When you pick up the leash and your dog becomes very excited roll the leash up in your hand so none of it is dangling (if it’s dangling your dog may choose to bite at it) and wait. Your dog will probably offer the same behavior that’s worked for him for the last year or the last 6 months which may be spinning around in circles barking or even jumping on you.
I want you to ignore all that, so don’t try this exercise if you are in a hurry.  It may seem counterproductive but allowing your dog to cycle through those behaviors.  That will allow him to problem-solve and learn what behaviors do not work to get the leash put on.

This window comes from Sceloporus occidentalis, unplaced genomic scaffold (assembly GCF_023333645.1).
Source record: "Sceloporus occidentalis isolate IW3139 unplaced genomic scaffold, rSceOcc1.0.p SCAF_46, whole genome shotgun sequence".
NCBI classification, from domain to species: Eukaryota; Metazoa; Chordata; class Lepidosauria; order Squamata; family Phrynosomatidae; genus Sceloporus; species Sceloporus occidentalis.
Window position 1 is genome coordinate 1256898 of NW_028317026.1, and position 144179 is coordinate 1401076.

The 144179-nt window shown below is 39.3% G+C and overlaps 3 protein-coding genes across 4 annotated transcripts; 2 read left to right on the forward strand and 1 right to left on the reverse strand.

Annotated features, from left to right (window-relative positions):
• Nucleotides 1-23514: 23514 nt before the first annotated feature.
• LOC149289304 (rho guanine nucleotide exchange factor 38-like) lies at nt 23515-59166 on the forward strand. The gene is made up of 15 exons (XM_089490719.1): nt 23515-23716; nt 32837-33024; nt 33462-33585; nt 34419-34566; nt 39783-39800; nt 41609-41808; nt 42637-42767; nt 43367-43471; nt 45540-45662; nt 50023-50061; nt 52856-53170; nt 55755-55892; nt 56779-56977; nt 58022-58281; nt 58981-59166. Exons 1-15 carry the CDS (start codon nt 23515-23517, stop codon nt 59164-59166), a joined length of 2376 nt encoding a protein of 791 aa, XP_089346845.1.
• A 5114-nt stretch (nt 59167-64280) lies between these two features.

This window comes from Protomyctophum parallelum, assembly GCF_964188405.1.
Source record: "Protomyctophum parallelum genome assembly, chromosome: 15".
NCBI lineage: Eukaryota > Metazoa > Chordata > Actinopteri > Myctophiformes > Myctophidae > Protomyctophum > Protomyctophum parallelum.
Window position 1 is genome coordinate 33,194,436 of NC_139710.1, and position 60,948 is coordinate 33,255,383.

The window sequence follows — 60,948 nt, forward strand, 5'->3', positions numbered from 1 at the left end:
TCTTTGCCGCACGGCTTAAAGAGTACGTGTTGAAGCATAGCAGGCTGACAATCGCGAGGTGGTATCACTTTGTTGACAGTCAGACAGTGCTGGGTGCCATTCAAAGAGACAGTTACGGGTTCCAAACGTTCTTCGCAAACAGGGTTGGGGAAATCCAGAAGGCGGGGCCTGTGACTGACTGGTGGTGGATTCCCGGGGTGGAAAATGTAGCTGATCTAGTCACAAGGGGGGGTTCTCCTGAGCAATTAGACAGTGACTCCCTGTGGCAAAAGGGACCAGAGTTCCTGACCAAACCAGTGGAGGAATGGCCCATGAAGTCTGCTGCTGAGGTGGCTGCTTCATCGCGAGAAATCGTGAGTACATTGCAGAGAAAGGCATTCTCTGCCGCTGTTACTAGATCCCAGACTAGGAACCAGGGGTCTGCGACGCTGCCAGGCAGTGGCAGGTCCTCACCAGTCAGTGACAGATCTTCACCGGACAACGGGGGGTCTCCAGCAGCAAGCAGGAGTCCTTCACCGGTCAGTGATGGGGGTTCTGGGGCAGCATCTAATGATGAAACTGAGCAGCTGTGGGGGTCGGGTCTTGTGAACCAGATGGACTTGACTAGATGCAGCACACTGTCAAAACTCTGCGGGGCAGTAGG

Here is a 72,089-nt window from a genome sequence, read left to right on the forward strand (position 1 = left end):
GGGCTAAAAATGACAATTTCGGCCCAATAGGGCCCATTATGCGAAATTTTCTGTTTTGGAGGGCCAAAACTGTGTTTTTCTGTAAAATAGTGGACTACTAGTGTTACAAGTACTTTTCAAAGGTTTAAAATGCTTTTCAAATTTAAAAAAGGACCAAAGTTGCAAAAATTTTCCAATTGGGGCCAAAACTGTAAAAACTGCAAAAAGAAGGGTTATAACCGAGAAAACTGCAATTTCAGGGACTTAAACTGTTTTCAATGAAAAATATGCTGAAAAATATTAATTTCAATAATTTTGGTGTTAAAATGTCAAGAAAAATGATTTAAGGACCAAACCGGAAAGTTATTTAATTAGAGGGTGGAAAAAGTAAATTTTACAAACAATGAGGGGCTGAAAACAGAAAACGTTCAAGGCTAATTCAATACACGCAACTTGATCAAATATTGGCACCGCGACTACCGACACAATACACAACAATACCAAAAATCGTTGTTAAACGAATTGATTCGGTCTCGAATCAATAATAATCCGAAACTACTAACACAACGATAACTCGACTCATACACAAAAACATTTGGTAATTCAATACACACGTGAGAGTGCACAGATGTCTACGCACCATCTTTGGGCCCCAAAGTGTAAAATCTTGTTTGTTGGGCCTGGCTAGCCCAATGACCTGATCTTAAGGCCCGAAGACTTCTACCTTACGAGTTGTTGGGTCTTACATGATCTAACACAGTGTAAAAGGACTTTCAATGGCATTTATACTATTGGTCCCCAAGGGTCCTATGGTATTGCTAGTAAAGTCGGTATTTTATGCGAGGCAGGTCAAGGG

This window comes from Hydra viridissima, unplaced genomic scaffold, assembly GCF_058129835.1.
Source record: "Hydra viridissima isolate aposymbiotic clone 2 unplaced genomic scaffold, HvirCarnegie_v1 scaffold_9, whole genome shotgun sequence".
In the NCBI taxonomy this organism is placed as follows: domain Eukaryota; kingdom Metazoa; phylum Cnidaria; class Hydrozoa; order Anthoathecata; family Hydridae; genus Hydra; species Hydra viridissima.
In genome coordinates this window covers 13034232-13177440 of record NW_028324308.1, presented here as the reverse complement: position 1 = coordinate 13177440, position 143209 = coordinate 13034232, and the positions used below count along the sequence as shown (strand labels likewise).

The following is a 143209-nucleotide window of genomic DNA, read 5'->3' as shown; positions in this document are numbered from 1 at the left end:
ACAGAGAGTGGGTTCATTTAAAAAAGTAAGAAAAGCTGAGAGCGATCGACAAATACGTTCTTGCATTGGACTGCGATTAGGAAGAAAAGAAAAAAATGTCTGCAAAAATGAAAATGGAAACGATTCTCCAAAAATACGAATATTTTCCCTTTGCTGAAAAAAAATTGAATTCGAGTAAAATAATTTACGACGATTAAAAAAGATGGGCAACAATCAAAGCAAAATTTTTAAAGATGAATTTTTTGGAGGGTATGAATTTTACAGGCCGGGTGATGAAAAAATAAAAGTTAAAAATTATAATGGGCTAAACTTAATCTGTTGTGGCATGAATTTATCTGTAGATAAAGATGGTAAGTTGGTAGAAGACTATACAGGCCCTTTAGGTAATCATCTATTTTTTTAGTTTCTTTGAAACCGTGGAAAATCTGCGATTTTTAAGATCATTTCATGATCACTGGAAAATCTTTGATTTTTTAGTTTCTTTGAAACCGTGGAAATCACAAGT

Eventually your dog will offer a, behavior that is calmer.
If your dog was previously jumping on you and biting at the leash then you’re calmer Behavior might be standing and pausing for a second. If your dog was previously just spinning in circles without making any physical contact your, behavior might be a sit.
The moment you get the behavior that you’re happy with say “yes” and snap the leash to your dog’s collar. After a week of this your dog will automatically choose the behavior that gets him his reward having the leash placed on him the fastest.
You will be surprised by how little your dog now have to cycle through the other behaviors that formally earned him the reward of having a leash put on.
 Remember you get what you reward.
training bully dogs

We use all rewards, not just treats!

Faster Training With Markers

trick training

Markers are great for all dogs

Why we use reward markers….